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Wandering Dogs

When is a dog ‘wandering at large’?

A dog is legally ‘wandering at large’ if it is in a public or private place without the consent of the occupier, and nobody is exercising effective control of the dog.

The Dog and Cat Management Act 1995 requires dogs in public places to be under “effective control” at all times. This means:

  • When in public, your dog must retrained by a leash no longer than two metres unless in a designated "off-leash" area
  • Your dog responds to basic voice commands (come, stay, etc).

Dogs being used for tending stock, or dogs that are participating in organised events are not considered to be ‘wandering at large.’ However, all dogs on public streets and roads must be restrained on a leash.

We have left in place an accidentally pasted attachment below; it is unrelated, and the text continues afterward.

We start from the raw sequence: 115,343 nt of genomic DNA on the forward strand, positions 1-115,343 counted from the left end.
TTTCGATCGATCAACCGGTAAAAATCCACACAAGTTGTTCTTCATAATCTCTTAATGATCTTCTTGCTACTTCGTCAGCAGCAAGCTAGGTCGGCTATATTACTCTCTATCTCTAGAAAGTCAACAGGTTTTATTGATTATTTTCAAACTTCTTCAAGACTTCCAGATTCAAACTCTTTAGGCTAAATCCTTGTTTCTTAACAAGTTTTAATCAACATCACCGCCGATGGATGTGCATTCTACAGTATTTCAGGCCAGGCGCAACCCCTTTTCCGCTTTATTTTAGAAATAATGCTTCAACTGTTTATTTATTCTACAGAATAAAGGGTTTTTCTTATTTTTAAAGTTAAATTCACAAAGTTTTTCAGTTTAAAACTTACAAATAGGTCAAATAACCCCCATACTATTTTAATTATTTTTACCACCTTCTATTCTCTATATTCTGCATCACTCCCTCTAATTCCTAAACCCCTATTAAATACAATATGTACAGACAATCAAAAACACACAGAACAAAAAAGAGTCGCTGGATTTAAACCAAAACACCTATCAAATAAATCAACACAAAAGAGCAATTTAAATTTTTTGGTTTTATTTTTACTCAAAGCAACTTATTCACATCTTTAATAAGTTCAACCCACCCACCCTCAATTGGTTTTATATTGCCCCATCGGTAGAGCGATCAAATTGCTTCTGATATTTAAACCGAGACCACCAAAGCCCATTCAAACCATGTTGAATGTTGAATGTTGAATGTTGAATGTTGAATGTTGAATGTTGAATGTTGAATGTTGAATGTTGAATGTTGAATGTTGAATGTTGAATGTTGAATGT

Who is legally responsible for a dog?

You, or the person in control of your dog at the time, are legally responsible for your dog's behaviour. Allowing your dog to chase, harass or attack another person or animal could see you fined under the Act, prosecuted in court or subject to civil claims. It pays to be a good dog owner and keep your dog under effective control.

Wandering Dog Information Sheet